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What recent legal changes will affect my business?

July 1 has come and gone - are you across the legislative changes that
could affect how you do business? Here are the changes you need to know in
a nutshell:

National minimum wage increase

As of July 1, the National Minimum wage has increased by 3.3%. This is an
increase of $22.20 per week, and brings the minimum hourly rate to $18.29 an
hour. The minimum weekly take-home pay for full time employees will now be
$694.90 per week.

Modern award wages increase

The Award base rates have also increased by 3.3% and weekly wages for awards
are now to be rounded to the nearest 10c.

Changes to high-income threshold and maximum payout for unfair
dismiss
al

As of July 1, the Fair Work Commission’s high-income threshold has increased
from $138,900 to $142,000. This means employees who earn more than $142,000
each year cannot make a claim against an employer for unfair dismissal. This
amount includes the employees’ wages and the agreed value of non-monetary
benefits, but does not include commissions, bonuses or overtime an employee
might have earned.

The maximum amount the Fair Work Commission can order in compensation for an
unfair dismissal case will also increase to $71,000, up from $69,540 last year.

Penalty rates changes – ONLY fast food, retail, pharmacy and
hospitality sectors

From July 1, businesses are now able to roll out the first part of changes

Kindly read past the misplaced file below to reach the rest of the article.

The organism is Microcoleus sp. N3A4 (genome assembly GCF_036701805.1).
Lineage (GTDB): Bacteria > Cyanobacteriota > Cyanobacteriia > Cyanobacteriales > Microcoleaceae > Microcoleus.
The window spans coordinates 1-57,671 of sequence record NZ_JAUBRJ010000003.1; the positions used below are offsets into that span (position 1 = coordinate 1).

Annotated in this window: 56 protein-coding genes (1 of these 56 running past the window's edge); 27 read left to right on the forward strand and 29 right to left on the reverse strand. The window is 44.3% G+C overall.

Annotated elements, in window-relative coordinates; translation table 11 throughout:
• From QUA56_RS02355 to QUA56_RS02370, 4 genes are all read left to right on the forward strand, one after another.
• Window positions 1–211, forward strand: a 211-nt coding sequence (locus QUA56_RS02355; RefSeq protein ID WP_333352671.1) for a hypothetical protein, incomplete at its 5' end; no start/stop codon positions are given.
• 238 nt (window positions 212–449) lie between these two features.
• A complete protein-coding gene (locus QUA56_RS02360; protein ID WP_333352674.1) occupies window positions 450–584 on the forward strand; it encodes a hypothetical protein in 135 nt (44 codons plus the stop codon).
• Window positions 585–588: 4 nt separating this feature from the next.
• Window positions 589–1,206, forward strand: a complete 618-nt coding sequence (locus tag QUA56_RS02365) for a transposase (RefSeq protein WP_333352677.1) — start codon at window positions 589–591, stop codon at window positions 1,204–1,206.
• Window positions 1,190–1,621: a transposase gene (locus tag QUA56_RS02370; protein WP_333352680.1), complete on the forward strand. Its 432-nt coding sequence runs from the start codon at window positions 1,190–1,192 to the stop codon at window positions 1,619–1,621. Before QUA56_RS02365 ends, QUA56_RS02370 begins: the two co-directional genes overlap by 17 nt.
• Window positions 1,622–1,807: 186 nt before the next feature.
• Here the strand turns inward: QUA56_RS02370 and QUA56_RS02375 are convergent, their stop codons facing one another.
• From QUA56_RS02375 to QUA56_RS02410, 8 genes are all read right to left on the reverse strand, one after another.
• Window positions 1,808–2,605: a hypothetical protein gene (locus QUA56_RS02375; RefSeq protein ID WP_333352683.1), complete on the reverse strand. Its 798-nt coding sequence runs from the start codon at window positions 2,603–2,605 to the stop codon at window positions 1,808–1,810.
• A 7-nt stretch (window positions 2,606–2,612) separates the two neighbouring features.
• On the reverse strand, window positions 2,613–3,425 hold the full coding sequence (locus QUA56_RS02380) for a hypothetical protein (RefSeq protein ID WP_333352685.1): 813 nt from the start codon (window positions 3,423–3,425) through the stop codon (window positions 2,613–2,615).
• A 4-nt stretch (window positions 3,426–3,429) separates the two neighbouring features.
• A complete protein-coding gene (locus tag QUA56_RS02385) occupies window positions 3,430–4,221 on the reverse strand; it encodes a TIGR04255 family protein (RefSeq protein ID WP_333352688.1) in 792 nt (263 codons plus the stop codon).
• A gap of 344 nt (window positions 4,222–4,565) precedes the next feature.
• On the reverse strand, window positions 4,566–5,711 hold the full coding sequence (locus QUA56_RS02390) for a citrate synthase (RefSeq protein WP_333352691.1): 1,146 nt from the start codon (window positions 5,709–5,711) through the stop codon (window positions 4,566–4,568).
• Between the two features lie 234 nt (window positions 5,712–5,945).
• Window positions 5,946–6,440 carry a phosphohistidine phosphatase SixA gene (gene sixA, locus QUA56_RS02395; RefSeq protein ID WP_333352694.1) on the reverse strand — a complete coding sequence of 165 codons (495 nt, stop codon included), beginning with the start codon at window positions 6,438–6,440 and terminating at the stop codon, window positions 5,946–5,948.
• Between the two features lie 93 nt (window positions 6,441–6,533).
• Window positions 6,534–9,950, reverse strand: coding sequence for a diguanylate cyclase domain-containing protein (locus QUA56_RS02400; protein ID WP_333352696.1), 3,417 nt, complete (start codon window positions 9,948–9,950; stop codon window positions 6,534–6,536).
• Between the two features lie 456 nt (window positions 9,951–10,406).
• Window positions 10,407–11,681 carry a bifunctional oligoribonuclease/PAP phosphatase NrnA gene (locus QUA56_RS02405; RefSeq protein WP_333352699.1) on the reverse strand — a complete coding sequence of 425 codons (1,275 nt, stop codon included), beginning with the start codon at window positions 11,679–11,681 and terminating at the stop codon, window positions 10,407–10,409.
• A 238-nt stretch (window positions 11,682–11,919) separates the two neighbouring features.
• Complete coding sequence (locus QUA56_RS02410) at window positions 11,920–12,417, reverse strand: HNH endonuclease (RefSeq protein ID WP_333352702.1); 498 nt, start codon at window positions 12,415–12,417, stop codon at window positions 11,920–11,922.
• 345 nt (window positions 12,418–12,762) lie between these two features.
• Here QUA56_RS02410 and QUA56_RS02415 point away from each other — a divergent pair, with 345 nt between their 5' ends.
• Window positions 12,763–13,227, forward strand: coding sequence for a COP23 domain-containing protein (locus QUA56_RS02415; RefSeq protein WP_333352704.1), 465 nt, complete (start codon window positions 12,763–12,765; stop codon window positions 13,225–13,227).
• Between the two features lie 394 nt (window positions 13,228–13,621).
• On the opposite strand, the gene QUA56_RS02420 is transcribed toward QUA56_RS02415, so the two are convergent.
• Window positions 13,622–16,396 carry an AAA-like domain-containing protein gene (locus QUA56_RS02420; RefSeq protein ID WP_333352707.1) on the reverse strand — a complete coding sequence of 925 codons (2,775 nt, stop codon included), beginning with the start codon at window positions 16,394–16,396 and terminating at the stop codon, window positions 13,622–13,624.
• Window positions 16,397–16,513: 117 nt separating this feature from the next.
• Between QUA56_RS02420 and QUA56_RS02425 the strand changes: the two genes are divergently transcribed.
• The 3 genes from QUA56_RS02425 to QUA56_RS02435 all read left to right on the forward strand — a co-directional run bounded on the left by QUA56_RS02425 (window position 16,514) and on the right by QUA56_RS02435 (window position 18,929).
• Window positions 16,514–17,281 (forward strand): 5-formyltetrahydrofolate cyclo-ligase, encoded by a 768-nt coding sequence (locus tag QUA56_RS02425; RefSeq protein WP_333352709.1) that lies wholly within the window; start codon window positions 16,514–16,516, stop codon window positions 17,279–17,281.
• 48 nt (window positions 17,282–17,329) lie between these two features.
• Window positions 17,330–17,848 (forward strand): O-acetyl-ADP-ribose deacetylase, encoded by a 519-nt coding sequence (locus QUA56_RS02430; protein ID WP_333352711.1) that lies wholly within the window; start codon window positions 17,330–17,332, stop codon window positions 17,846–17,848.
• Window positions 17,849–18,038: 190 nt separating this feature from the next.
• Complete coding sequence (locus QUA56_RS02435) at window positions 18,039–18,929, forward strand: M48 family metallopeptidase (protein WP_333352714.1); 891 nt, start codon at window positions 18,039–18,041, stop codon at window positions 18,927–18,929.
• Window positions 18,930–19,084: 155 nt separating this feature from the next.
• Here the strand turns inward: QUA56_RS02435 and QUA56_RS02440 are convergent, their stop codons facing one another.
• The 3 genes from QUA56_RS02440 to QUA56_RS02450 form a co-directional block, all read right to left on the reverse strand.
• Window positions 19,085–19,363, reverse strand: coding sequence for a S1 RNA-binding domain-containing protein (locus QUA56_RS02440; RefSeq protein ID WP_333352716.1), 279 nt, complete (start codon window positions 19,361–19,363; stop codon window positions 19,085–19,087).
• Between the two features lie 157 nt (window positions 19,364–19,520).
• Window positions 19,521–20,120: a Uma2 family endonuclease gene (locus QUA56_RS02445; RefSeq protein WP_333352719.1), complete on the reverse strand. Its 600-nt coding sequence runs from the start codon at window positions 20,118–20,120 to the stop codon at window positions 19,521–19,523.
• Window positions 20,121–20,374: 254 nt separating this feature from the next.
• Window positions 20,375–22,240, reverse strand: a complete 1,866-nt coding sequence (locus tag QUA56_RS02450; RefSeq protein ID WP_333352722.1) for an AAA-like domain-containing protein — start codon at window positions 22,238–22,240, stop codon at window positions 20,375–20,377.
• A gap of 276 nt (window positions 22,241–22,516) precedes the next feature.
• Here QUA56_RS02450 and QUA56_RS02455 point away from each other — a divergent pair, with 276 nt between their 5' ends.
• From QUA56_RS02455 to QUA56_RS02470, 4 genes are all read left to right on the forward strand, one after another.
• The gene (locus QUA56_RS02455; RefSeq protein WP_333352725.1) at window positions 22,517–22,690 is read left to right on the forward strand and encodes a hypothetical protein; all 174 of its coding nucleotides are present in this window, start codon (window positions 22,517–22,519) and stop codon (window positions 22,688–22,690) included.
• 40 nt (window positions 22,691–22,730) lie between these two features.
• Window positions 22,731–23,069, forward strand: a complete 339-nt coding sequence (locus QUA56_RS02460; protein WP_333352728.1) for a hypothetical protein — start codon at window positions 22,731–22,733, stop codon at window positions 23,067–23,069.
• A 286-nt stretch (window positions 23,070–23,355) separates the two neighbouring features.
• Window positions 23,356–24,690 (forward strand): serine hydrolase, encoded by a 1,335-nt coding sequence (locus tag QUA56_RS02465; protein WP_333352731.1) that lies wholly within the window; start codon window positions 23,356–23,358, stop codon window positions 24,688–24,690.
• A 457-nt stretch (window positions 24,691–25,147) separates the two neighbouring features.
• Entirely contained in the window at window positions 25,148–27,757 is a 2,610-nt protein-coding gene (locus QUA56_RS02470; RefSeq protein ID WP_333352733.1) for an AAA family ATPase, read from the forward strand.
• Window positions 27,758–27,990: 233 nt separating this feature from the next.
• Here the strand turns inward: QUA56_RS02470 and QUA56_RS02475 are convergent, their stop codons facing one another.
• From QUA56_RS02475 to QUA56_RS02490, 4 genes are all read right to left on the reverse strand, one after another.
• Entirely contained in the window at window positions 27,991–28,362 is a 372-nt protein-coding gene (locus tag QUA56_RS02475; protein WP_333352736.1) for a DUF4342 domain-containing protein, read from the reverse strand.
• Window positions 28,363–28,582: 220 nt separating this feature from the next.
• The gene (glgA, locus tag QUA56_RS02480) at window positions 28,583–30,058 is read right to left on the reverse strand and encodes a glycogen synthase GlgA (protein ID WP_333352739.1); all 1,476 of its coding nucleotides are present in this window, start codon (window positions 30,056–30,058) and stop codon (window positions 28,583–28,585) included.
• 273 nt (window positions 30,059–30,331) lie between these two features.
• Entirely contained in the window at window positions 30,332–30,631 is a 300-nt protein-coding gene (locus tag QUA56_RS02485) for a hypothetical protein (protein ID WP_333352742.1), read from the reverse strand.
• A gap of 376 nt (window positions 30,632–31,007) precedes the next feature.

to Sunday penalty rates for workers in the fast food, retail, pharmacy and
hospitality sectors.

These changes start with drops of 5% from the previous Sunday rates, with
further cuts to be rolled out over the next three to four years. So DON'T
implement the full penalty rate change now.

To find out how the changes will be implemented for each award
click here: How to implement Sunday Penalty Rate changes

From July 1, changes to public holiday penalty rates for the awards
specified by the Commission in its original decision will be implemented
in full. To find out how to implement public holiday rate changes click here: How to implement Public Holiday rate changes

If you have any doubts you're implementing these legislative changes
correctly in your business, we urge you to call us before the Fair Work
Ombudsman calls on you! Or stay up to date by joining our mailing list below.

REMEMBER: each non-compliance a Fair Work Inspector uncovers as a breach
of the Fair Work Act, can set you back up to $54,000 PER BREACH. And think
again if you think telling them "I didn't realise" will get you out
of a Fair Work fine.... It won't! Not knowing will be no defence.